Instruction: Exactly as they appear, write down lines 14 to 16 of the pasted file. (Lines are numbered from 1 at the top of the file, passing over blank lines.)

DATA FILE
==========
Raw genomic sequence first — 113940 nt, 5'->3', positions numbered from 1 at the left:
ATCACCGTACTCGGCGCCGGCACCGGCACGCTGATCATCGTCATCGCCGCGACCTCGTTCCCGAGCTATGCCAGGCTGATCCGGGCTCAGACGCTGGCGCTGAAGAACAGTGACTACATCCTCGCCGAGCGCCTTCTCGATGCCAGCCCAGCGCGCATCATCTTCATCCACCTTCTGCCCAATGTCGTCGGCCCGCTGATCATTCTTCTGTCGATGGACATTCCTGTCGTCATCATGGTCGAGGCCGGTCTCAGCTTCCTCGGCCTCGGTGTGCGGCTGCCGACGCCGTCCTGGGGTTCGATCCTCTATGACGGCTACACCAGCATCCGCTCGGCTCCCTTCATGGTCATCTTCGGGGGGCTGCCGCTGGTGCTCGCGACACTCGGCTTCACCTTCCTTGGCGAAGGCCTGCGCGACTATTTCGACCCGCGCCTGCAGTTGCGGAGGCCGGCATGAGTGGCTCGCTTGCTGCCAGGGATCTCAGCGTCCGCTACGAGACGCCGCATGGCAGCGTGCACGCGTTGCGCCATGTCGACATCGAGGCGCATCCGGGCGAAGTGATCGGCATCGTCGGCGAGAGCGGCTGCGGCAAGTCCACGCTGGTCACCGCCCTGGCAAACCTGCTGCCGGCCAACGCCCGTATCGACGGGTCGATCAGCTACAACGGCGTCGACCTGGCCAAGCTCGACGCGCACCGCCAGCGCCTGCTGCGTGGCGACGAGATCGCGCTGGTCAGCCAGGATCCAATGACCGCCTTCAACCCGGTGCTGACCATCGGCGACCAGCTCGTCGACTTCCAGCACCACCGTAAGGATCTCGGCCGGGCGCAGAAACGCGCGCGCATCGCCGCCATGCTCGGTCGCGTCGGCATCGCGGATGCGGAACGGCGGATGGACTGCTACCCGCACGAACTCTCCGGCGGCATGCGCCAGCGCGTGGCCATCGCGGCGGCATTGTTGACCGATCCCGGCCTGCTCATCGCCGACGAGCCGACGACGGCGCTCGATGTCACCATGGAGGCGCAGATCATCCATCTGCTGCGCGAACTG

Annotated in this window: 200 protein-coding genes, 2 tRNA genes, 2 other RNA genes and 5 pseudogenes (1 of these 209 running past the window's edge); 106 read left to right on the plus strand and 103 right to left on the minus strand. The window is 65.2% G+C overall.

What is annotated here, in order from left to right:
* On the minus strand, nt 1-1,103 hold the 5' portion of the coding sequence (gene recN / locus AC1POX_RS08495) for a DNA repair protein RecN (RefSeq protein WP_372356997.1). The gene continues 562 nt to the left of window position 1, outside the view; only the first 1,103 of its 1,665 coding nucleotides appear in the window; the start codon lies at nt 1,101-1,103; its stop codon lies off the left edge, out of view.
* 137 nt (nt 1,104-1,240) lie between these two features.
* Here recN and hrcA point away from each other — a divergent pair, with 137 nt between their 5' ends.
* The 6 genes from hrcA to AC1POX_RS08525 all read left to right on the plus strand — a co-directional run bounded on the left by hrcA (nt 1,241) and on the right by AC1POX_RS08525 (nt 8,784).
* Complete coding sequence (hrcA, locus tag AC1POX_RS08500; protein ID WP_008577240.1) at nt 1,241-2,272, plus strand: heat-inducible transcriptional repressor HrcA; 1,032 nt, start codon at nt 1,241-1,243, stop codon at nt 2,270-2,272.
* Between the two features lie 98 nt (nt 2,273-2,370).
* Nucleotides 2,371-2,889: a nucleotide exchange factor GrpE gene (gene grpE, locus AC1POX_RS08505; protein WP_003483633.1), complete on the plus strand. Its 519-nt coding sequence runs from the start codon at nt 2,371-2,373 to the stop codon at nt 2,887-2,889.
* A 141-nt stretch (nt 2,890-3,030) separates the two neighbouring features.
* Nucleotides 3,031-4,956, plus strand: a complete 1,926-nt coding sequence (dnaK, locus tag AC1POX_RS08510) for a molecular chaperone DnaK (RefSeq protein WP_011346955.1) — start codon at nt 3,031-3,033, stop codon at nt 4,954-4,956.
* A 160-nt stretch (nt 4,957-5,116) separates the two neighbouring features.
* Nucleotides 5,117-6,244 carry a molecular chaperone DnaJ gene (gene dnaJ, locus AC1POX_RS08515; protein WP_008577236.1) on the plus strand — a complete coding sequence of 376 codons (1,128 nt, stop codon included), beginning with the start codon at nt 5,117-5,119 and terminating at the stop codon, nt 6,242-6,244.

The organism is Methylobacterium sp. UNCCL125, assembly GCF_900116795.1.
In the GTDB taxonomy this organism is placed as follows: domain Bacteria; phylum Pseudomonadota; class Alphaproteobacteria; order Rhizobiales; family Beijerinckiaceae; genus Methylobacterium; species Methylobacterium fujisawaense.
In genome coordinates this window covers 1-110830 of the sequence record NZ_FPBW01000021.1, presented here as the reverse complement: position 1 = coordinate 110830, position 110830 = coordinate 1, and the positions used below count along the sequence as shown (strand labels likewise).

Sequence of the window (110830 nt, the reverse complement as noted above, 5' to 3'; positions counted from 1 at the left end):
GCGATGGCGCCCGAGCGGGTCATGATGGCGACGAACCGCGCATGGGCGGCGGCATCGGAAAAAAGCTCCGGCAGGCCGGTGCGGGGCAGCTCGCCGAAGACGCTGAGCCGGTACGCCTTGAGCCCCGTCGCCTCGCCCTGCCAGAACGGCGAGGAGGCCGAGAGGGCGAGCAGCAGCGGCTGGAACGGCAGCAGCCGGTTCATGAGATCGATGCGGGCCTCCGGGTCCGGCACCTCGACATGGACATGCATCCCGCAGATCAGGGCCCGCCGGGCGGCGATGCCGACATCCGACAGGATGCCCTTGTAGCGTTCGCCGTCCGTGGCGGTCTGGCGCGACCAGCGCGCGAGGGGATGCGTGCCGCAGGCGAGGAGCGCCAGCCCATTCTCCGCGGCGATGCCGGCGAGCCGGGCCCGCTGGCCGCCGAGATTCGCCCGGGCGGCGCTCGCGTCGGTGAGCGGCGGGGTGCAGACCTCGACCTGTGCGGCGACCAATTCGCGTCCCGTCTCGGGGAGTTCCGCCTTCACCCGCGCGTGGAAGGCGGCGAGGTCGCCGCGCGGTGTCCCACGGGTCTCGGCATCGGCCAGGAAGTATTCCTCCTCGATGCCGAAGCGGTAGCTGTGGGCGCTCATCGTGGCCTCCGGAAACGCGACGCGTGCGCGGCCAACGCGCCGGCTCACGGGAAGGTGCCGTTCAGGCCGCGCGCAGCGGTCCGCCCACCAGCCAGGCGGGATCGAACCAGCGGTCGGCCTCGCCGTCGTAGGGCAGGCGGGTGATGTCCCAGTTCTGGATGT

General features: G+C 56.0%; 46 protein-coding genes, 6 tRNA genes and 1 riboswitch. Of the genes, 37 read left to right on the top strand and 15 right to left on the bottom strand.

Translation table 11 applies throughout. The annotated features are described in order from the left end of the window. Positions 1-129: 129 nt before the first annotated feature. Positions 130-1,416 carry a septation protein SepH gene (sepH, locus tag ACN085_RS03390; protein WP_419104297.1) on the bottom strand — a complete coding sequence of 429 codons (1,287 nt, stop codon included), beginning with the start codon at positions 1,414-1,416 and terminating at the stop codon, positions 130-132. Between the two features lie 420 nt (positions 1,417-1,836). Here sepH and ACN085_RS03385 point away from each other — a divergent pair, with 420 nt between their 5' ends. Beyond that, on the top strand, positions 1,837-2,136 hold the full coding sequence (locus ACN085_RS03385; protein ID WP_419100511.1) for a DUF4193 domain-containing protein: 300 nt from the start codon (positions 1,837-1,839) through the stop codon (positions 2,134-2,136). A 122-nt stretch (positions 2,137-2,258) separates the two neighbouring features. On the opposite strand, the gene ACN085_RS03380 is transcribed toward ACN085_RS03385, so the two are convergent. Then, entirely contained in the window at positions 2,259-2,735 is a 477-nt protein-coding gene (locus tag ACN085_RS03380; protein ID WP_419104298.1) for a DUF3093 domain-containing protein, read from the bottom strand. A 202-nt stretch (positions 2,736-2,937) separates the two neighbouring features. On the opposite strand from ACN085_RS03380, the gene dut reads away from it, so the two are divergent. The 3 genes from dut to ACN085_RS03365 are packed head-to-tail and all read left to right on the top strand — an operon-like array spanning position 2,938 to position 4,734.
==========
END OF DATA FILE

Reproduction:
* A 160-nt stretch (nt 4,957-5,116) separates the two neighbouring features.
* Nucleotides 5,117-6,244 carry a molecular chaperone DnaJ gene (gene dnaJ, locus AC1POX_RS08515; protein WP_008577236.1) on the plus strand — a complete coding sequence of 376 codons (1,128 nt, stop codon included), beginning with the start codon at nt 5,117-5,119 and terminating at the stop codon, nt 6,242-6,244.

The organism is Methylobacterium sp. UNCCL125, assembly GCF_900116795.1.